A comparison cohort was retrospectively identified of patients with knee OA who had a baseline evaluation and then a treatment and follow-up evaluation during the same time frame (2006–2012) but who had no record of treatment with IA therapies (including, but not limited to, HA) before or during that interval. Persons meeting these criteria were matched on baseline characteristics to patients in the study cohort. In conformity with the requirements for inclusion in the HA group, patients in the comparison group had to have had at least two consecutive courses of OA-directed therapy at intervals of 6 months (±30 days). Qualifying prescriptions had to have been filled within 30 days of issuance, and prescribed medications had to be unchanged during the period of follow-up and assessment. Patients in the control group could have new or additional OA medications prescribed at the discretion of their physicians, with the exception of IA therapies, which were prohibited.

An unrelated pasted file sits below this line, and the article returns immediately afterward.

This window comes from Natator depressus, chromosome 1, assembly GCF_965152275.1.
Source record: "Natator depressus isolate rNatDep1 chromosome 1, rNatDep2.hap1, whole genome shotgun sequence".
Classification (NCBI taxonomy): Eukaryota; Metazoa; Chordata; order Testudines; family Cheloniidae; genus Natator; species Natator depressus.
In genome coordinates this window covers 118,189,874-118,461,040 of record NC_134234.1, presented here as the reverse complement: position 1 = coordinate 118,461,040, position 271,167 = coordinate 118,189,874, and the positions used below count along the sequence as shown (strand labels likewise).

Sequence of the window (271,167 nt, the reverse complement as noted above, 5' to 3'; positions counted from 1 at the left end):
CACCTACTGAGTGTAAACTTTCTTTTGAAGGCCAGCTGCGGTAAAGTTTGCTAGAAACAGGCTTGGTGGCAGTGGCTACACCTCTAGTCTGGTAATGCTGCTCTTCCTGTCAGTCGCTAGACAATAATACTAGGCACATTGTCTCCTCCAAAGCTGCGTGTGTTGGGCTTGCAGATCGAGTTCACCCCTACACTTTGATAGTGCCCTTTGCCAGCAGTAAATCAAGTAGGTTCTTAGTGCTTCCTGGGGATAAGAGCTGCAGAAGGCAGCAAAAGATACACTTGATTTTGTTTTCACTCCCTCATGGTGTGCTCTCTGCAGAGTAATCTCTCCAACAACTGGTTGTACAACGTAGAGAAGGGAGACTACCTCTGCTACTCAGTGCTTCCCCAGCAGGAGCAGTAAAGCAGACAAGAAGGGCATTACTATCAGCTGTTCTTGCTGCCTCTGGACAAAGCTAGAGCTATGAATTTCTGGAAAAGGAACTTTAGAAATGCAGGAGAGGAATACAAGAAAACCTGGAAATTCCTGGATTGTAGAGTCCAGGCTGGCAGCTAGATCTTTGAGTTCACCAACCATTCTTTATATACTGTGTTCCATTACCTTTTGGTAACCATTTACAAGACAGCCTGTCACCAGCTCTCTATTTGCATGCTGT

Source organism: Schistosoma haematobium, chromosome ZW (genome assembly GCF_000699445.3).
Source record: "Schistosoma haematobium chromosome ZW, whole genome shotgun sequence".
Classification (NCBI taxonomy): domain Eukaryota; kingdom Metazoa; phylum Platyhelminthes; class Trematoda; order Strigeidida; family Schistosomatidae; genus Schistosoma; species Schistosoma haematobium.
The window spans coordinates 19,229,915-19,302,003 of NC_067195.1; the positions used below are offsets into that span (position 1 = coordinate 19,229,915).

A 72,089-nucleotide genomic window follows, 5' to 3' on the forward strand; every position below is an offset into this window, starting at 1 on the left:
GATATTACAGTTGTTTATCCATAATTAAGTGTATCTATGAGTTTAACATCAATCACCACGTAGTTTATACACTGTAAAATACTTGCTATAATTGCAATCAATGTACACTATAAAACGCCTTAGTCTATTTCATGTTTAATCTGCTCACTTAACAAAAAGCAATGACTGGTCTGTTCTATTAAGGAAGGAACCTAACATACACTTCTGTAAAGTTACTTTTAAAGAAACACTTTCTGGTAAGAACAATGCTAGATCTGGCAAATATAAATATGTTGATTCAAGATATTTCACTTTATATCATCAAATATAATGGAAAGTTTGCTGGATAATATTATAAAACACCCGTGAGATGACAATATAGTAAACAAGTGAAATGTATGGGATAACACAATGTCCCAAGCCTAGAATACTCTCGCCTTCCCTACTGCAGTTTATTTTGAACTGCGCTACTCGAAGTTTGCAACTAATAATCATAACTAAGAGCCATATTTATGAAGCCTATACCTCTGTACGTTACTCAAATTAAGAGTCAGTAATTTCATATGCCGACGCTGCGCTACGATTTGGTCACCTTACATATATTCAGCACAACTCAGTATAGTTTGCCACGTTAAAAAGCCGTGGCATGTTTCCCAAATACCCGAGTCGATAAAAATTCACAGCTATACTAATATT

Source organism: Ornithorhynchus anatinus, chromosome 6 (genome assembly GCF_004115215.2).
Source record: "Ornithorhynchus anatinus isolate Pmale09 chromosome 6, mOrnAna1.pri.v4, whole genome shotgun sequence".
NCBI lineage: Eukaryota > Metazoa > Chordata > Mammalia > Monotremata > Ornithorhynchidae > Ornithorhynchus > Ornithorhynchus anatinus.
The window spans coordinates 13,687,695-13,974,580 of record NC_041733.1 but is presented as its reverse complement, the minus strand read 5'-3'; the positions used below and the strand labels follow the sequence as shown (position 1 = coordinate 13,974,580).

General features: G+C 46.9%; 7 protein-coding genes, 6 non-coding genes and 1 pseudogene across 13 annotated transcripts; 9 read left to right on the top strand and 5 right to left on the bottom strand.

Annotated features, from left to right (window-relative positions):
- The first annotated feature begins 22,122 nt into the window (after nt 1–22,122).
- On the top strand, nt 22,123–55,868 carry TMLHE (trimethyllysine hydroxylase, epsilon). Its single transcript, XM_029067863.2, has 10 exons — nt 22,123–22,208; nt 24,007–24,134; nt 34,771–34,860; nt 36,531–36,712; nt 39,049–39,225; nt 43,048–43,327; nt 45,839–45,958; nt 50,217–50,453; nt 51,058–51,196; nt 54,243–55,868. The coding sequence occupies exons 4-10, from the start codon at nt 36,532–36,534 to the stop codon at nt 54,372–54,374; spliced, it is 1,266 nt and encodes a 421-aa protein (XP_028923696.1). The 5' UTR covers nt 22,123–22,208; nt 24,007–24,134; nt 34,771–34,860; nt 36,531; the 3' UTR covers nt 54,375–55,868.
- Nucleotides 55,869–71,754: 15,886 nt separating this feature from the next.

Patient responses to therapy in both groups were assessed by means of mobility, expressed as distance travelled in the 6-minute walk test (6MWT), 15 and a 10-point visual analog scale (VAS) score for pain at rest and after the 6MWT, with 0=no pain and 10=severe pain. Assessments of treatment effect were performed 8–30 days after the last injection in a treatment cycle. These methodologies are widely used in arthritis research to quantify symptom severity and limitation of function, and responses to therapy.1618 The 6MWT, first proposed some 50 years ago,19 is applied across many chronic diseases and has normative data.20 Patients with bilateral OA were assessed by VAS only in the injected knee.